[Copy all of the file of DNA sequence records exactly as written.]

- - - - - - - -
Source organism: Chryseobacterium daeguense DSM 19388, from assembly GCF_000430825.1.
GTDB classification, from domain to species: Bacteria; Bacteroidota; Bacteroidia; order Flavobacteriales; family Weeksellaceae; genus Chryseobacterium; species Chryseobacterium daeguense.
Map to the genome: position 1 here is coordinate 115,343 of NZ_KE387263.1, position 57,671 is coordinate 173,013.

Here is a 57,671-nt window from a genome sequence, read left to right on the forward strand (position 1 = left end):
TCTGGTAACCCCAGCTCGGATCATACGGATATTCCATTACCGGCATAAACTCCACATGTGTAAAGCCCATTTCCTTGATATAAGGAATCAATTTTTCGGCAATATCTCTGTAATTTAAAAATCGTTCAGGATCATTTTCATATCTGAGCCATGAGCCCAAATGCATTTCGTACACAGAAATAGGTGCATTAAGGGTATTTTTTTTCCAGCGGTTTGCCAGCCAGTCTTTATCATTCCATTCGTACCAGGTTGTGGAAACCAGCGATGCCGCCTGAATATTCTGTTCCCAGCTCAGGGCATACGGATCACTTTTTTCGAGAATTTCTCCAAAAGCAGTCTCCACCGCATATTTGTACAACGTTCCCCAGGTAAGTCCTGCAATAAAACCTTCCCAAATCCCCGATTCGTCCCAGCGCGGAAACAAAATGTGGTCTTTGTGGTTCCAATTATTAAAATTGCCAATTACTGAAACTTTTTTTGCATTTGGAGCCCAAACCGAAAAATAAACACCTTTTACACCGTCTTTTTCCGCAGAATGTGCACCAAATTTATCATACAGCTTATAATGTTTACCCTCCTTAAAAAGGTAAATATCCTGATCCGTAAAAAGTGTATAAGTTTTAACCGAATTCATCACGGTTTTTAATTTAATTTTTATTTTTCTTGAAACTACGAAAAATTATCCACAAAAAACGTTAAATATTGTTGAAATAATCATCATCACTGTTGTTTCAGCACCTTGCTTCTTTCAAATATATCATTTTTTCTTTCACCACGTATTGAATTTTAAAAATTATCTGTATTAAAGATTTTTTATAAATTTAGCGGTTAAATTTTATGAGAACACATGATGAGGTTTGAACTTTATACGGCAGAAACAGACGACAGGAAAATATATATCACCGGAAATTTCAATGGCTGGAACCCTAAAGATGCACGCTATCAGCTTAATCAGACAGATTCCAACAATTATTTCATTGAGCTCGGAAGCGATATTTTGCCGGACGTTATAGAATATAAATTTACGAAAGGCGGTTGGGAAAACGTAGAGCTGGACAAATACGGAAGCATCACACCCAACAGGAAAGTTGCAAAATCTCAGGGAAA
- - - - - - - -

Source organism: Chryseobacterium daeguense DSM 19388, from assembly GCF_000430825.1.
GTDB classification, from domain to species: Bacteria; Bacteroidota; Bacteroidia; order Flavobacteriales; family Weeksellaceae; genus Chryseobacterium; species Chryseobacterium daeguense.
Map to the genome: position 1 here is coordinate 115,343 of NZ_KE387263.1, position 57,671 is coordinate 173,013.

Here is a 57,671-nt window from a genome sequence, read left to right on the forward strand (position 1 = left end):
TCTGGTAACCCCAGCTCGGATCATACGGATATTCCATTACCGGCATAAACTCCACATGTGTAAAGCCCATTTCCTTGATATAAGGAATCAATTTTTCGGCAATATCTCTGTAATTTAAAAATCGTTCAGGATCATTTTCATATCTGAGCCATGAGCCCAAATGCATTTCGTACACAGAAATAGGTGCATTAAGGGTATTTTTTTTCCAGCGGTTTGCCAGCCAGTCTTTATCATTCCATTCGTACCAGGTTGTGGAAACCAGCGATGCCGCCTGAATATTCTGTTCCCAGCTCAGGGCATACGGATCACTTTTTTCGAGAATTTCTCCAAAAGCAGTCTCCACCGCATATTTGTACAACGTTCCCCAGGTAAGTCCTGCAATAAAACCTTCCCAAATCCCCGATTCGTCCCAGCGCGGAAACAAAATGTGGTCTTTGTGGTTCCAATTATTAAAATTGCCAATTACTGAAACTTTTTTTGCATTTGGAGCCCAAACCGAAAAATAAACACCTTTTACACCGTCTTTTTCCGCAGAATGTGCACCAAATTTATCATACAGCTTATAATGTTTACCCTCCTTAAAAAGGTAAATATCCTGATCCGTAAAAAGTGTATAAGTTTTAACCGAATTCATCACGGTTTTTAATTTAATTTTTATTTTTCTTGAAACTACGAAAAATTATCCACAAAAAACGTTAAATATTGTTGAAATAATCATCATCACTGTTGTTTCAGCACCTTGCTTCTTTCAAATATATCATTTTTTCTTTCACCACGTATTGAATTTTAAAAATTATCTGTATTAAAGATTTTTTATAAATTTAGCGGTTAAATTTTATGAGAACACATGATGAGGTTTGAACTTTATACGGCAGAAACAGACGACAGGAAAATATATATCACCGGAAATTTCAATGGCTGGAACCCTAAAGATGCACGCTATCAGCTTAATCAGACAGATTCCAACAATTATTTCATTGAGCTCGGAAGCGATATTTTGCCGGACGTTATAGAATATAAATTTACGAAAGGCGGTTGGGAAAACGTAGAGCTGGACAAATACGGAAGCATCACACCCAACAGGAAAGTTGCAAAATCTCAGGGAAA